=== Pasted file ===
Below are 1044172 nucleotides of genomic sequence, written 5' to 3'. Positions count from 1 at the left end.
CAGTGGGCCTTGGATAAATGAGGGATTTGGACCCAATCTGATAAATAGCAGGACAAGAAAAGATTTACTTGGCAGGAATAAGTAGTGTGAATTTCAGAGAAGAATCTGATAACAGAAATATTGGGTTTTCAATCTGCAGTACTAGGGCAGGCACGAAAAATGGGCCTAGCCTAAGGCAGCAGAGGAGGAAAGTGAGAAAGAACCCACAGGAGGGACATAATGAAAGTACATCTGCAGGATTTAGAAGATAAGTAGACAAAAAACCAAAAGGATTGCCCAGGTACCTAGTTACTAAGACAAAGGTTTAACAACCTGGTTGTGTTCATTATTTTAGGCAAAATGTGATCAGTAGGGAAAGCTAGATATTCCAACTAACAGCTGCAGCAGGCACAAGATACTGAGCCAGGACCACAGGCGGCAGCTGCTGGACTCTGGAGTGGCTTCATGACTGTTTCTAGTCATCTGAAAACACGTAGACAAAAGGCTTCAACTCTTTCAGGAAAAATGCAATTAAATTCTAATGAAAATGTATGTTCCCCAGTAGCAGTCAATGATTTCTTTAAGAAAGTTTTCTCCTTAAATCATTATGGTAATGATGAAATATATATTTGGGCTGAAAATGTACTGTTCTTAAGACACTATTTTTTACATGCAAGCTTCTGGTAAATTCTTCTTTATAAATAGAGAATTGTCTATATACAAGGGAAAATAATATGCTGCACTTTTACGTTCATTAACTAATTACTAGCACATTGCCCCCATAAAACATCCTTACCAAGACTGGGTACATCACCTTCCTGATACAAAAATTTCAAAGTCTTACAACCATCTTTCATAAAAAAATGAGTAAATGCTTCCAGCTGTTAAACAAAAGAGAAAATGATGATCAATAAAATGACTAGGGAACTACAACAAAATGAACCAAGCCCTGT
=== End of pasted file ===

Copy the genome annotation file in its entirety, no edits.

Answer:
Below are 1044172 nucleotides of genomic sequence, written 5' to 3'. Positions count from 1 at the left end.
CAGTGGGCCTTGGATAAATGAGGGATTTGGACCCAATCTGATAAATAGCAGGACAAGAAAAGATTTACTTGGCAGGAATAAGTAGTGTGAATTTCAGAGAAGAATCTGATAACAGAAATATTGGGTTTTCAATCTGCAGTACTAGGGCAGGCACGAAAAATGGGCCTAGCCTAAGGCAGCAGAGGAGGAAAGTGAGAAAGAACCCACAGGAGGGACATAATGAAAGTACATCTGCAGGATTTAGAAGATAAGTAGACAAAAAACCAAAAGGATTGCCCAGGTACCTAGTTACTAAGACAAAGGTTTAACAACCTGGTTGTGTTCATTATTTTAGGCAAAATGTGATCAGTAGGGAAAGCTAGATATTCCAACTAACAGCTGCAGCAGGCACAAGATACTGAGCCAGGACCACAGGCGGCAGCTGCTGGACTCTGGAGTGGCTTCATGACTGTTTCTAGTCATCTGAAAACACGTAGACAAAAGGCTTCAACTCTTTCAGGAAAAATGCAATTAAATTCTAATGAAAATGTATGTTCCCCAGTAGCAGTCAATGATTTCTTTAAGAAAGTTTTCTCCTTAAATCATTATGGTAATGATGAAATATATATTTGGGCTGAAAATGTACTGTTCTTAAGACACTATTTTTTACATGCAAGCTTCTGGTAAATTCTTCTTTATAAATAGAGAATTGTCTATATACAAGGGAAAATAATATGCTGCACTTTTACGTTCATTAACTAATTACTAGCACATTGCCCCCATAAAACATCCTTACCAAGACTGGGTACATCACCTTCCTGATACAAAAATTTCAAAGTCTTACAACCATCTTTCATAAAAAAATGAGTAAATGCTTCCAGCTGTTAAACAAAAGAGAAAATGATGATCAATAAAATGACTAGGGAACTACAACAAAATGAACCAAGCCCTGT